— The letters and figures "ICC-37B60" were manufacturing specifications for the can and the words "St. Louis, Missouri" indicated the container was manufactured by the St. Louis company although the container was actually fabricated in Granite City, Ill.
The container in question had a concave bottom and dome top equipped with two openings 180 degrees diametrically apart. There was a pouring opening equipped with an American flange in a screw nozzle and a tamper-proof seal cap and metal straight reversible spout with flat single cap filler opening.
Records revealed that the charred can was one of 11,981 manufactured for Skelly Oil Company in Tulsa in 1964. Four separate rail shipments of the containers were made to Skelly in 1964 — on February 5, April 17, June 24 and June 26.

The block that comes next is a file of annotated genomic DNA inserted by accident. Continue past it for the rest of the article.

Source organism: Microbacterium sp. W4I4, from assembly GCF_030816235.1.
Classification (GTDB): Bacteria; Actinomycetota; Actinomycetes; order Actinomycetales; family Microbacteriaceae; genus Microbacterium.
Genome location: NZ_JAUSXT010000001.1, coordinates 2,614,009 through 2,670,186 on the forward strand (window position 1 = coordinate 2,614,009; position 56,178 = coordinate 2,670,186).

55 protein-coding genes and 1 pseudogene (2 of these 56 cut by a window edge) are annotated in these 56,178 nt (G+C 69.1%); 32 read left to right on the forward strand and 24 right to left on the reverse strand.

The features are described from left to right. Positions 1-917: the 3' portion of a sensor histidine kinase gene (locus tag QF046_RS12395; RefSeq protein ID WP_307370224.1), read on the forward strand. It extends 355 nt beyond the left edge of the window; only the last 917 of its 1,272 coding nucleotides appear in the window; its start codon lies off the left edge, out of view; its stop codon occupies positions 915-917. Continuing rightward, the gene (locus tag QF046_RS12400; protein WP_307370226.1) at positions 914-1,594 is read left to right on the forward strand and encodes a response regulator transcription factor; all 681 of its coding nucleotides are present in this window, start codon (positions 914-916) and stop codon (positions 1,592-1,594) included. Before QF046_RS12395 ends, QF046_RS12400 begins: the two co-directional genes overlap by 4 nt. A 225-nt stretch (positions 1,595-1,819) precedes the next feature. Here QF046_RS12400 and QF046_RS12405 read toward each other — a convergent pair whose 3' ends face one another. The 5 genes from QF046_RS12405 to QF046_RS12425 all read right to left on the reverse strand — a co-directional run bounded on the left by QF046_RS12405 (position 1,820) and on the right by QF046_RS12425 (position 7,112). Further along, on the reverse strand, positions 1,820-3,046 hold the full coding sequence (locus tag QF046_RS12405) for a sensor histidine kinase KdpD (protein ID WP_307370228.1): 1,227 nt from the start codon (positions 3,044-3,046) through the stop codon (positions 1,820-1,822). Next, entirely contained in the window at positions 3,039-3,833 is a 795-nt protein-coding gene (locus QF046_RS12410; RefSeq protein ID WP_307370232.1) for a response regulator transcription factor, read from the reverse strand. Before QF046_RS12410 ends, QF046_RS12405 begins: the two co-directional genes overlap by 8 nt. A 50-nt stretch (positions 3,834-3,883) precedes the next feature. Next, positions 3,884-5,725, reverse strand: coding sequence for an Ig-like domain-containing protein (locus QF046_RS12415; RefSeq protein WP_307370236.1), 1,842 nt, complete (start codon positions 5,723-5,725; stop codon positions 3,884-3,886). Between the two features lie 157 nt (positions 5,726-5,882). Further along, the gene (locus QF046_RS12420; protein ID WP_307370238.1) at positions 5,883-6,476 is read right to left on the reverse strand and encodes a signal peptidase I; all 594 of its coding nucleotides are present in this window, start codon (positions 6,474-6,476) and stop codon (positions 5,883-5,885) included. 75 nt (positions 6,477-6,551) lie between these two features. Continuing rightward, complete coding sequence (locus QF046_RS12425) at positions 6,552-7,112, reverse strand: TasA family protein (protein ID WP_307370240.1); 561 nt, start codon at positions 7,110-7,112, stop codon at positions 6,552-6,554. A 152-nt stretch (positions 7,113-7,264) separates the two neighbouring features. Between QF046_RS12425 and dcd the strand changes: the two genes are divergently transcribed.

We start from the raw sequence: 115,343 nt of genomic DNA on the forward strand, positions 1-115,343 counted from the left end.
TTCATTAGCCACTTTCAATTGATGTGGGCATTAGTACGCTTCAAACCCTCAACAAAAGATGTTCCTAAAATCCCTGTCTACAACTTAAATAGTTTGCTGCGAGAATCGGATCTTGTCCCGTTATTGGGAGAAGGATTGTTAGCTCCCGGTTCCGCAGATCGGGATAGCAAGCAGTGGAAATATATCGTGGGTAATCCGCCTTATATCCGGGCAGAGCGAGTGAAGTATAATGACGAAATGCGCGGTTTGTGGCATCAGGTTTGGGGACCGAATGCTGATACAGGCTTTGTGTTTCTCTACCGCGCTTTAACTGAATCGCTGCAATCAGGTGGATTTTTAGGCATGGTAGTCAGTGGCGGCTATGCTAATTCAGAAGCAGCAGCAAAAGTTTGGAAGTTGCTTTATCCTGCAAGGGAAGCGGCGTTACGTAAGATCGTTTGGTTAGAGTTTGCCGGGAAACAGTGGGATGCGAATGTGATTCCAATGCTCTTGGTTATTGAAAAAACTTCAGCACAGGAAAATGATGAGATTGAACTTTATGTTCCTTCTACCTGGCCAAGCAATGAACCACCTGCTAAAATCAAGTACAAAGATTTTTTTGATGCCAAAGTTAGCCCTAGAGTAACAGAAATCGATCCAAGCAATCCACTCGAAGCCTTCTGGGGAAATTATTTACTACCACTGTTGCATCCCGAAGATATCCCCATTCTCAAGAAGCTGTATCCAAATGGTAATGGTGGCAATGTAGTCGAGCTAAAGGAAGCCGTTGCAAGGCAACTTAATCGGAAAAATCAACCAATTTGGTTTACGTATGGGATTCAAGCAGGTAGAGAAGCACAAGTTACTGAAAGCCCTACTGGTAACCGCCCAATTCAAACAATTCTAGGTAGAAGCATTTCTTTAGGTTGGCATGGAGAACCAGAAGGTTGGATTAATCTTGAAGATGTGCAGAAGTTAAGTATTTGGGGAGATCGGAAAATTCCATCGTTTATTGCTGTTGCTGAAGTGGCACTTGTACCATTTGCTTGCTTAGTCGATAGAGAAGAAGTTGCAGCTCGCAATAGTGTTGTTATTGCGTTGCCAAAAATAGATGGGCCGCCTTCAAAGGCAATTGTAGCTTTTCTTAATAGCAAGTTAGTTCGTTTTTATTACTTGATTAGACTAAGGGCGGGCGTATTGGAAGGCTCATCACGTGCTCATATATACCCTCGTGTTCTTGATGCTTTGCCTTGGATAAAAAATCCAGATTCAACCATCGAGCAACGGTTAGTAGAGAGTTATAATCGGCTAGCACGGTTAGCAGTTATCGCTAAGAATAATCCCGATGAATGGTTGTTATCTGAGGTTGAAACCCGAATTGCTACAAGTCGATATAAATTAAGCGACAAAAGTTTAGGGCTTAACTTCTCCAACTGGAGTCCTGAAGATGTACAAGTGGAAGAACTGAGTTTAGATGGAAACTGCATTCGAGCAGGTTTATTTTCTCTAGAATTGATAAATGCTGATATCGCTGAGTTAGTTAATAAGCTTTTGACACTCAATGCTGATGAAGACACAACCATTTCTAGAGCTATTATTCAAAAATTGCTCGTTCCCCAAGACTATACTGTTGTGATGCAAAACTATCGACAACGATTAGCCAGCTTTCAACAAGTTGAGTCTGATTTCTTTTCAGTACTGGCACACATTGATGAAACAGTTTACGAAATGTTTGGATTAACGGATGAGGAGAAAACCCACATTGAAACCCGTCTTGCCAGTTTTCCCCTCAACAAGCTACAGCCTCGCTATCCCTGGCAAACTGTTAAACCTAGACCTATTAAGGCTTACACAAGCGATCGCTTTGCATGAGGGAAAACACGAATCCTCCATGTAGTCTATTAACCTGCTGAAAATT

Hundreds of cans of Skelly Fortified Tagolene HD Motor Oil in five-gallon cans were shipped to jobbers in Louisiana to places such as Alexandria, Charrier Oil Company in Delhi, Powell Oil Company Inc. in Eunice, E&E Oil Company in Lafayette, Central Louisiana Oil Co. in Marksville, Heard Oil Company in Monroe, Valley Farmers Coop in Natchitoches, and Matthew Oil Company in Shreveport.
A Skelly Oil spokesman from El Dorado, Kan., said the company had no jobbers in Mississippi and "therefore no oil is shipped to that state."
In Louisiana, about a dozen cans were shipped to Quality Oil & Tire's Wisner station and 47 to the company's Winnsboro office.
Agents also learned that Central Louisiana Oil Co. sold a limited amount of products in Catahoula and Concordia parishes but it was unclear whether any of the cans in question were sold there.